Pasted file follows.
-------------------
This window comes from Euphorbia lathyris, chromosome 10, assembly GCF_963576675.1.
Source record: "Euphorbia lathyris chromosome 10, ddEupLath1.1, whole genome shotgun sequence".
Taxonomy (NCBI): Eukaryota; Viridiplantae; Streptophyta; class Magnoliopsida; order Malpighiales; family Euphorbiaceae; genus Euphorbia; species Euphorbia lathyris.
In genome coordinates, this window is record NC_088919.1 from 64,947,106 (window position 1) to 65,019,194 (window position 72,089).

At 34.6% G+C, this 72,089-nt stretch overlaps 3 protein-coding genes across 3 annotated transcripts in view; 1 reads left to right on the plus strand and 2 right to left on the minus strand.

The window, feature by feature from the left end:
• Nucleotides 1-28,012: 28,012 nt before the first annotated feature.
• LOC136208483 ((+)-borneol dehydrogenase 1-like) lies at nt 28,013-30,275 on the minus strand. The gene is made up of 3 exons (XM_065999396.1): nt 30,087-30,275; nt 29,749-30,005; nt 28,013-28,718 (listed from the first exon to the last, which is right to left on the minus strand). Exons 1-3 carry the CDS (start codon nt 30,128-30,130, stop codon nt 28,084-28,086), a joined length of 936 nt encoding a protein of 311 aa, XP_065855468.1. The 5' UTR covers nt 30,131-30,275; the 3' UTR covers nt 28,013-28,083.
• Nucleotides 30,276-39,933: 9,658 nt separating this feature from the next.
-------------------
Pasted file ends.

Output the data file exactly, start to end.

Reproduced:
This window comes from Euphorbia lathyris, chromosome 10, assembly GCF_963576675.1.
Source record: "Euphorbia lathyris chromosome 10, ddEupLath1.1, whole genome shotgun sequence".
Taxonomy (NCBI): Eukaryota; Viridiplantae; Streptophyta; class Magnoliopsida; order Malpighiales; family Euphorbiaceae; genus Euphorbia; species Euphorbia lathyris.
In genome coordinates, this window is record NC_088919.1 from 64,947,106 (window position 1) to 65,019,194 (window position 72,089).

At 34.6% G+C, this 72,089-nt stretch overlaps 3 protein-coding genes across 3 annotated transcripts in view; 1 reads left to right on the plus strand and 2 right to left on the minus strand.

The window, feature by feature from the left end:
• Nucleotides 1-28,012: 28,012 nt before the first annotated feature.
• LOC136208483 ((+)-borneol dehydrogenase 1-like) lies at nt 28,013-30,275 on the minus strand. The gene is made up of 3 exons (XM_065999396.1): nt 30,087-30,275; nt 29,749-30,005; nt 28,013-28,718 (listed from the first exon to the last, which is right to left on the minus strand). Exons 1-3 carry the CDS (start codon nt 30,128-30,130, stop codon nt 28,084-28,086), a joined length of 936 nt encoding a protein of 311 aa, XP_065855468.1. The 5' UTR covers nt 30,131-30,275; the 3' UTR covers nt 28,013-28,083.
• Nucleotides 30,276-39,933: 9,658 nt separating this feature from the next.